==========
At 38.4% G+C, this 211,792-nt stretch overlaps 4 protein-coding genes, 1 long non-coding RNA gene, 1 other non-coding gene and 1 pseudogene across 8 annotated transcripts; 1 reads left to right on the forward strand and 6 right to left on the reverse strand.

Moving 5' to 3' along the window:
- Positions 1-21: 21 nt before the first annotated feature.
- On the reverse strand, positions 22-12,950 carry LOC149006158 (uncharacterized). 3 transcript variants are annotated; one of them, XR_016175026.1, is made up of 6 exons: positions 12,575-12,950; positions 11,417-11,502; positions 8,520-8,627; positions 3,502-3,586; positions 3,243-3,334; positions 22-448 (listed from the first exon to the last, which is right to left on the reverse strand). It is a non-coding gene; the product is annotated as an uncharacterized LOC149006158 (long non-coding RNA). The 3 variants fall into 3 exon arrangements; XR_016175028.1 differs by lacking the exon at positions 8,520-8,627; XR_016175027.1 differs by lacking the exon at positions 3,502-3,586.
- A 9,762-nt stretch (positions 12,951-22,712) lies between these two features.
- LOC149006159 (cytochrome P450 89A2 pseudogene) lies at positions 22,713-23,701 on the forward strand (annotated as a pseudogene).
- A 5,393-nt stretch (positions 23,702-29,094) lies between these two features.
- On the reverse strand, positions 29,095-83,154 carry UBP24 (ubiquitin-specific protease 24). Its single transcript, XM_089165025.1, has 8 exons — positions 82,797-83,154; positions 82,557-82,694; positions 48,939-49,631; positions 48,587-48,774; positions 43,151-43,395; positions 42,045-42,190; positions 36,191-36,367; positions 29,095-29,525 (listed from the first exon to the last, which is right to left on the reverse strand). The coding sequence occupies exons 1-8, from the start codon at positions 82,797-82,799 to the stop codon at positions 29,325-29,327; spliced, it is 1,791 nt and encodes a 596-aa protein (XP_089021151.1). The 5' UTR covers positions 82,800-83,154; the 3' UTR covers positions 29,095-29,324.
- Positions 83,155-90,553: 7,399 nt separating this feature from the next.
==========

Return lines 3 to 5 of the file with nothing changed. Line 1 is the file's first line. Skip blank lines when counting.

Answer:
- Positions 1-21: 21 nt before the first annotated feature.
- On the reverse strand, positions 22-12,950 carry LOC149006158 (uncharacterized). 3 transcript variants are annotated; one of them, XR_016175026.1, is made up of 6 exons: positions 12,575-12,950; positions 11,417-11,502; positions 8,520-8,627; positions 3,502-3,586; positions 3,243-3,334; positions 22-448 (listed from the first exon to the last, which is right to left on the reverse strand). It is a non-coding gene; the product is annotated as an uncharacterized LOC149006158 (long non-coding RNA). The 3 variants fall into 3 exon arrangements; XR_016175028.1 differs by lacking the exon at positions 8,520-8,627; XR_016175027.1 differs by lacking the exon at positions 3,502-3,586.
- A 9,762-nt stretch (positions 12,951-22,712) lies between these two features.